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Security Alert

SpyNote malware now targeting banking applications

Picture of Roxane Suau
By Roxane Suau on October, 5 2023
Since June, a surge of SpyNote infections targeting banking applications has been reported. A new version of the spyware distributed through email phishing or smishing (by SMS) campaigns is now specifically designed to commit banking fraud.

SpyNote is a family of dangerous Android malware, first sold on the dark web in 2021. After the source code was leaked in 2022, multiple variants came in circulation. The latest of these variants is targeting specifically financial institutions, such as HSBC, Deutsche Bank, Kotak Bank, BurlaNubank and Bank of America.


How SpyNote works  

SpyNote is an Android spyware that abuses the accessibility services developed for people with disabilities. It detects what happens on screen and performs malicious actions accordingly. Once the application is installed and the accessibility permission is granted, the spyware uses it to accept other permissions automatically. This way, cybercriminals behind the spyware gain access to anything on the device: users’ SMS messages, call logs, contacts, GPS location, filles, photos, camera, microphone...

We recently observed that a new version of SpyNote shows advanced capabilities similar to banking malware. It is set up to perform a two-step attack, in which the second step consists in stealing banking details. To do so, it accesses the list of applications installed on users’ devices and prompts them to install a fake version of the banking application they use. It then uses keylogging and 2FA grabbing techniques to steal users’ credentials.

Nowadays, almost all banks use strong customer authentication to confirm a money transaction. But since hackers using SpyNote have full access over infected devices, they are capable of bypassing two-factor authentication. When the security code is generated by an authentication application or sent via SMS message or email, they intercept it.

SpyNote uses different defense evasion techniques, such as obfuscation, junk code and anti-emulator controls to prevent it from being launched and analyzed within an emulator or sandbox by security analysts. When the attack is successful, stolen information is monetized on the dark web and / or is used to commit banking fraud.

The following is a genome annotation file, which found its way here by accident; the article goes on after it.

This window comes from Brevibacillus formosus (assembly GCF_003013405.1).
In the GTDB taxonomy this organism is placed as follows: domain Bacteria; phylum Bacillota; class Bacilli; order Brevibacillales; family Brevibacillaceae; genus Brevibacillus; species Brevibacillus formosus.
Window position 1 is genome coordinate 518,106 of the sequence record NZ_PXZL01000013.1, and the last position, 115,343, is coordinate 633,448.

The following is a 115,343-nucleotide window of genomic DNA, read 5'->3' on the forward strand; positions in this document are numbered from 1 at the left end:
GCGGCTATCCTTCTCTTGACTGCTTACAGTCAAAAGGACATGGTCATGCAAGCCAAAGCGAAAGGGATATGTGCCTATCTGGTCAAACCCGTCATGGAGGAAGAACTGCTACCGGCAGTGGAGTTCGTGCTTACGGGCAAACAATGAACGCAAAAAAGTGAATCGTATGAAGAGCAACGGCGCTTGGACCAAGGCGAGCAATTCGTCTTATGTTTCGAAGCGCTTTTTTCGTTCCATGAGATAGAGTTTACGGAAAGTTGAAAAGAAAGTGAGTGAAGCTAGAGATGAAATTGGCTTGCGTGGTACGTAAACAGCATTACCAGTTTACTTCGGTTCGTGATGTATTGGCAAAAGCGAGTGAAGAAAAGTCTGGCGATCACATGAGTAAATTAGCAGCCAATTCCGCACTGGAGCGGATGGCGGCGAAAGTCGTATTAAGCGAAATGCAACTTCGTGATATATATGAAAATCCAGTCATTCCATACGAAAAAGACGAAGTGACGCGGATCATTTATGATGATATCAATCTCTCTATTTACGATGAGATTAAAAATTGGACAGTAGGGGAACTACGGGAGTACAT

Banks and operators of essential services directly targeted  

Financial institutions have been the main target of SpyNote in the last few months, with banks being targeted in the United Kingdom, Germany, India and America. Additionally, hackers also focus on essential services operators. Recently, Japanese users were targeted with a SpyNote attack posing as power or water suppliers. Using vital organisations creates a sense of urgency for the victim and makes them more susceptible to act immediately.

In addition to pirates, who obviously risk prosecution, in the future this could also be the case for companies whose apps are counterfeited. The European NIS2 directive, which goes into effect in 2024, stipulates that mobile applications and services must be protected. It recommends detecting system vulnerabilities, carrying out intrusion tests and security audits. An application that can be easily cloned and therefore used in cyberattacks could result in a penalty for the company.


How to protect mobile applications  

Now more than ever, mobile applications should never be published without prior validation of their security, especially in sectors where the data handled is sensitive.
To assist companies, Pradeo offers a toolbox for controlling the confidentiality and security of mobile applications throughout their lifecycle, from development to operations.


Take stock of current security  

Pradeo's automated mobile application compliance audit tool enables you to:

  • Obtain a compliance analysis in just a few clicks, integrating data protection laws and customizable criteria. 
  • See immediately whether the application handles personal data 
  • Precise detection of data manipulation by an application and its libraries, specifying whether it is used locally, sent off-device, modified or deleted. This information is completed by the location where the data is stored or sent, if applicable. 
  • Identify libraries with hidden behaviors and vulnerabilities. 
  • Identify risks to be remedied before an application is released. 
  • Justify application security work by showing a compliant audit result. 

Remediate vulnerabilities and protect against external attacks  

Pradeo's complementary AppSec tools enable application security managers to:

  • Continuously identify and remediate application vulnerabilities right from the development stage 
  • Strengthen application code to prevent theft or cloning 
  • Monitor mobile applications as they are used, to detect and respond to external threats 
  • Detect counterfeit applications attempting to connect to an organization's server while pretending to be legitimate 


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